After Tuesday’s post about the importance of digititizing your handwritten notes, Russel, an engineering student at the University of British Columbia (Yay, another Canadian!) sent me a note outlining his workflow which incorporates Evernote. I must say, the ability to search  handwritten notes is pretty slick. Enough from me, here’s Russel with a guest post. Be sure to check out his website, skimap.org

To start, grab a copy of Evernote for your OS (start off with the Windows/Mac version, and install on your mobile device later). Evernote operates under a freemium model, the free version should work great for light users, but if you decide to use it more heavily, you can purchase a monthly subscription for $5.

If you have a scanner, you’ll want to configure it to open Evernote after scanning a page, so your notes are directly imported. I personally use the Fujitsu Scansnap S300M, which works great although it’s not cheap. I set it to scan jpeg files and import them into evernote. You may consider also scanning to PDF, but I would recommend for handwritten notes that you scan to jpeg (benefits will be explained later). If you are still in the market for an ADF (Auto Document Feed) scanner, you might look at the Doxie scanner, which will have direct Evernote integration. It’s set to come out in February at a lower price point than the current ADF scanners , let’s just pray they ditch the hearts… 

If you’re a Mac user with a Wacom tablet, you are sort of out of luck if you want to create new notes directly into Evernote. That said, you can still use a drawing program to make your notes and then import them into the app. On Windows however, Evernote has a native ink note feature which will work great with tablets.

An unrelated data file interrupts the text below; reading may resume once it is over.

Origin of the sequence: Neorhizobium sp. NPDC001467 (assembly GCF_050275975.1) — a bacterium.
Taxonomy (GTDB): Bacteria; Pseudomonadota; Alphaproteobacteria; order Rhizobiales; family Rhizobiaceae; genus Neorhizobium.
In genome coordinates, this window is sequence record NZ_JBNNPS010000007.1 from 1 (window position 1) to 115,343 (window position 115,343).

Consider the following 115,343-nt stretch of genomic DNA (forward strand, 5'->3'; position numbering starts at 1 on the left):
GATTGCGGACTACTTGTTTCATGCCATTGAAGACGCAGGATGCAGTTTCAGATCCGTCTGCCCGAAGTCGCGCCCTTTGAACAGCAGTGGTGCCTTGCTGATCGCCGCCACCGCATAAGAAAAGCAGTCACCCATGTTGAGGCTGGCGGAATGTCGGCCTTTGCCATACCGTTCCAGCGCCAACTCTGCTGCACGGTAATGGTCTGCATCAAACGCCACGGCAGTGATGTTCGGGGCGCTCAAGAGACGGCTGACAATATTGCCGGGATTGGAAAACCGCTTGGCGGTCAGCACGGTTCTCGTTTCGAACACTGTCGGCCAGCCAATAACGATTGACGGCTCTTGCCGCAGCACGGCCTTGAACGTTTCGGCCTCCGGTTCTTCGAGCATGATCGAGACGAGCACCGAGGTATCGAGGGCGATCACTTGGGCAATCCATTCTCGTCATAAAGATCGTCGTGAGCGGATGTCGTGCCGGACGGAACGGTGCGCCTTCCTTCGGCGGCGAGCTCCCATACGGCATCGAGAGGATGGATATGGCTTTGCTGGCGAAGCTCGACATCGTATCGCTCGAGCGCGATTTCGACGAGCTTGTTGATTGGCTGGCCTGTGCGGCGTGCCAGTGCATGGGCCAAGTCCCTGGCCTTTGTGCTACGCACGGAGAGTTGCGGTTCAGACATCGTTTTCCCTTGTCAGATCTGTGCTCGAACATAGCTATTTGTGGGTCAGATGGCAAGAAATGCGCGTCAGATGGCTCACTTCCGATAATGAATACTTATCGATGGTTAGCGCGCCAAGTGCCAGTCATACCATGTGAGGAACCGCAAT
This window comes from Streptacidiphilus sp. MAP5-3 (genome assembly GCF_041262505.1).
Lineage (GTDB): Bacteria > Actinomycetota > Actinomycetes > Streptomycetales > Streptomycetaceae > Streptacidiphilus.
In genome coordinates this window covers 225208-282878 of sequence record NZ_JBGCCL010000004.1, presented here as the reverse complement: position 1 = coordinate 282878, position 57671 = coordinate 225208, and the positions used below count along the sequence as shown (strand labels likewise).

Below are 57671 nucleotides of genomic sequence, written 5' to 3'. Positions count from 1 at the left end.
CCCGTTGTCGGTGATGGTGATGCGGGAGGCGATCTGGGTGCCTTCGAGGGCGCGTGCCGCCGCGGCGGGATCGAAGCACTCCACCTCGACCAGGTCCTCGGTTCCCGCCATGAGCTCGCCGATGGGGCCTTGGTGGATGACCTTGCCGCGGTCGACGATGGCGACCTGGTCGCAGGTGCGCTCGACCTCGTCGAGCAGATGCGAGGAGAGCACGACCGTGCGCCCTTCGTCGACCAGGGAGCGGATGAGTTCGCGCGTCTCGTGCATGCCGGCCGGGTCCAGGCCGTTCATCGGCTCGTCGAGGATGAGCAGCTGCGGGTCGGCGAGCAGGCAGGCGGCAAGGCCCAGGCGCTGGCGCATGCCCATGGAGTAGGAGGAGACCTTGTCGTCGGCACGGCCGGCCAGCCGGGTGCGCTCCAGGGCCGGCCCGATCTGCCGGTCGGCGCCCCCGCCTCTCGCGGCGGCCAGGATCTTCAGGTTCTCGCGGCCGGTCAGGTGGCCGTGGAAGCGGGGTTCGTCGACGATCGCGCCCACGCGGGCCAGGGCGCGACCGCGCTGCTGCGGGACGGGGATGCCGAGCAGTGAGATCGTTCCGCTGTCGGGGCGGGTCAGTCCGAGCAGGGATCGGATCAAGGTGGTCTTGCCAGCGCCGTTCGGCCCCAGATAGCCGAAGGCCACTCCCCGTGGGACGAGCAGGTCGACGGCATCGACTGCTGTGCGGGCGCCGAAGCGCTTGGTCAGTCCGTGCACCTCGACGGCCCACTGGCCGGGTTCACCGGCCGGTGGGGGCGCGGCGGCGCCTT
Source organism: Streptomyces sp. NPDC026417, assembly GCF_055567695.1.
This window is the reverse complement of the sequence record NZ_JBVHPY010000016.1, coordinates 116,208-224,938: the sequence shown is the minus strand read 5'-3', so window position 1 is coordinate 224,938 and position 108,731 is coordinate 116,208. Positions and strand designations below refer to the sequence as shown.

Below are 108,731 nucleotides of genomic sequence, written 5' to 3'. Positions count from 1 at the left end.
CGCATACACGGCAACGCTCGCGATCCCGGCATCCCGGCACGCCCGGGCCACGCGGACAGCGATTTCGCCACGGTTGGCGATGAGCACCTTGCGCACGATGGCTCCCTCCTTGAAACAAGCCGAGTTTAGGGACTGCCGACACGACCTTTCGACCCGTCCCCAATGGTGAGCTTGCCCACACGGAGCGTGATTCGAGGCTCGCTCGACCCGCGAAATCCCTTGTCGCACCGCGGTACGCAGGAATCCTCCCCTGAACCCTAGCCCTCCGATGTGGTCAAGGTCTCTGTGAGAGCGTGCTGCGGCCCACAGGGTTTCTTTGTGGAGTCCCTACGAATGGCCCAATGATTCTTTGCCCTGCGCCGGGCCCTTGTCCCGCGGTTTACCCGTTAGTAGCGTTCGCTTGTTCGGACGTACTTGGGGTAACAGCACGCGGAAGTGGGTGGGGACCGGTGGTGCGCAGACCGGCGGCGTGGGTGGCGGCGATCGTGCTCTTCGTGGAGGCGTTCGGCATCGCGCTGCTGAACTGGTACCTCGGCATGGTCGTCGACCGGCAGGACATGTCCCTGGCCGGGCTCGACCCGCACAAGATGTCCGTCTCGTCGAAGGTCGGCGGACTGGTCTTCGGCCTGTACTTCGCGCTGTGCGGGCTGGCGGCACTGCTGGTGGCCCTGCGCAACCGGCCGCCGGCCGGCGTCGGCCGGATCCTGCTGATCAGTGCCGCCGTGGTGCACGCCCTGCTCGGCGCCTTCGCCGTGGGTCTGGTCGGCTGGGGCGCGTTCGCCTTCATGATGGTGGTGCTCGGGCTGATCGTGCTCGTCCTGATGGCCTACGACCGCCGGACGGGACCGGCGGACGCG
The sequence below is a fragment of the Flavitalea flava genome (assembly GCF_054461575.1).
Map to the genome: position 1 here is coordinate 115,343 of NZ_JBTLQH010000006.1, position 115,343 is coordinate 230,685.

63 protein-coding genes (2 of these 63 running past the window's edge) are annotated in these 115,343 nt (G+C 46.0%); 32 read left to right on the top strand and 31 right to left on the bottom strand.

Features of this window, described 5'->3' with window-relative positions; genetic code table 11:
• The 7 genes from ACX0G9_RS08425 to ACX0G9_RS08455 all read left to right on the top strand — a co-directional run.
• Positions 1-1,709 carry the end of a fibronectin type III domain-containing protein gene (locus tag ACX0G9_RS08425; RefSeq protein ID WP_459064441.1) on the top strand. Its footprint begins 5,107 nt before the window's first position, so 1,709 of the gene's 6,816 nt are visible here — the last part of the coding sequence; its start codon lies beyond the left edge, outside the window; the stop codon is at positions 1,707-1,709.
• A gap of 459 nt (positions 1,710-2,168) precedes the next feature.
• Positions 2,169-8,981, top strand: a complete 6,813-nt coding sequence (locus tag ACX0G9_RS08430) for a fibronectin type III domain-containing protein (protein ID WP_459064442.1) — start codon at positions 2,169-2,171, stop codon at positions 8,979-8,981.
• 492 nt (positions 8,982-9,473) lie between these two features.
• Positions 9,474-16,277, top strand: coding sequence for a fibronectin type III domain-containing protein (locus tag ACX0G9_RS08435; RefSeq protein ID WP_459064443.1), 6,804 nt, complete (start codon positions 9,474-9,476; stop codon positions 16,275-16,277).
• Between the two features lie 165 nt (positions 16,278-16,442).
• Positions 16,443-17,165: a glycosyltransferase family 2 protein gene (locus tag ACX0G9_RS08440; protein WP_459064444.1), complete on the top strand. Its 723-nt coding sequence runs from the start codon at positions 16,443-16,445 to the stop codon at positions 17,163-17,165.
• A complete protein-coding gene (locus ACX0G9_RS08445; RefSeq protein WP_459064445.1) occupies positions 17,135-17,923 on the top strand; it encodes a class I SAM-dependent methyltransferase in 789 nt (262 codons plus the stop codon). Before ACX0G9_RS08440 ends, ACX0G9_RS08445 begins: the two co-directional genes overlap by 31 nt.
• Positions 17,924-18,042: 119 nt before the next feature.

Finally you will want to create notebooks in Evernote, one for each class. Now when you scan a note, your note will be placed in your default notebook, from there you can just click and drag sort your notes into different classes. Additionally, to merge multiple scanned jpeg notes together, you can select them, right click Merge Notes, which I use constantly. 

Now that you have your notes organized into your various courses, they will be uploaded to the server, and become searchable in minutes! Yes, this means all of your handwriting will be searchable. This functionality is extremely handy for me as I can call up a note at a moments notice with a few keywords.  

Additionally, you can drag in Lecture Slides from the course website, assignments, and whatever else you want to keep track of. Premium users can store Word Document files and any other formats in evernote. Editing an assignment is only a click a way, and when you open a file from Evernote in another app, and then you finish your edits, just hit save like you normally would, and Evernote will see this and sync your updated Word Document to the server. 

The whole experience of Evernote is truly seamless, anything you do is synced, and thus you can run Evernote on as many computers as you want, and you can access/edit notes from their website as well. I also often skim over my notes on my iPod Touch (using the mobile app) when I don’t have my laptop with me. 

At the end of the term, I can export my entire collection of notes/assignments/lecture slides and then pass the file on to friends who are taking the class in the next term. 

Thanks Russell! If you have questions or comments be sure to post them below.